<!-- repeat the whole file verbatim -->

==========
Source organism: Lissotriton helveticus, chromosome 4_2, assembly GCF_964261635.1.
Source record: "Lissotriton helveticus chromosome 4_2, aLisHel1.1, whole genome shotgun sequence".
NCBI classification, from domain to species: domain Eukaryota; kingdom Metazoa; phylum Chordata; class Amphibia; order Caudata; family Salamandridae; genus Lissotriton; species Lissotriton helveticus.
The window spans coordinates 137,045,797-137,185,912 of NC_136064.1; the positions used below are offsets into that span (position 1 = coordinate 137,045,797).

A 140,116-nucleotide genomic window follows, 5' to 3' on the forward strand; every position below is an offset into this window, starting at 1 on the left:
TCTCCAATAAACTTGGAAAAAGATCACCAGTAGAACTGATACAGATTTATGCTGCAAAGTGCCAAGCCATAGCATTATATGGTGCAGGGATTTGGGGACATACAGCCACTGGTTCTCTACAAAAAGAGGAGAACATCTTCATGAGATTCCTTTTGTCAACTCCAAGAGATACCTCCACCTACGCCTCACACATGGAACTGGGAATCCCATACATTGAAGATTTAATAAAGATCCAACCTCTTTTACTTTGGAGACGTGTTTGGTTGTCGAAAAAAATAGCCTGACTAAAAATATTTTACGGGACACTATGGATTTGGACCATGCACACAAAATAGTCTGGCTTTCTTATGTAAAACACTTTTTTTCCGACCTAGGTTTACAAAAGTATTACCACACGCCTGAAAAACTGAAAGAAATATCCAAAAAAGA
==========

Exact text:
Source organism: Lissotriton helveticus, chromosome 4_2, assembly GCF_964261635.1.
Source record: "Lissotriton helveticus chromosome 4_2, aLisHel1.1, whole genome shotgun sequence".
NCBI classification, from domain to species: domain Eukaryota; kingdom Metazoa; phylum Chordata; class Amphibia; order Caudata; family Salamandridae; genus Lissotriton; species Lissotriton helveticus.
The window spans coordinates 137,045,797-137,185,912 of NC_136064.1; the positions used below are offsets into that span (position 1 = coordinate 137,045,797).

A 140,116-nucleotide genomic window follows, 5' to 3' on the forward strand; every position below is an offset into this window, starting at 1 on the left:
TCTCCAATAAACTTGGAAAAAGATCACCAGTAGAACTGATACAGATTTATGCTGCAAAGTGCCAAGCCATAGCATTATATGGTGCAGGGATTTGGGGACATACAGCCACTGGTTCTCTACAAAAAGAGGAGAACATCTTCATGAGATTCCTTTTGTCAACTCCAAGAGATACCTCCACCTACGCCTCACACATGGAACTGGGAATCCCATACATTGAAGATTTAATAAAGATCCAACCTCTTTTACTTTGGAGACGTGTTTGGTTGTCGAAAAAAATAGCCTGACTAAAAATATTTTACGGGACACTATGGATTTGGACCATGCACACAAAATAGTCTGGCTTTCTTATGTAAAACACTTTTTTTCCGACCTAGGTTTACAAAAGTATTACCACACGCCTGAAAAACTGAAAGAAATATCCAAAAAAGA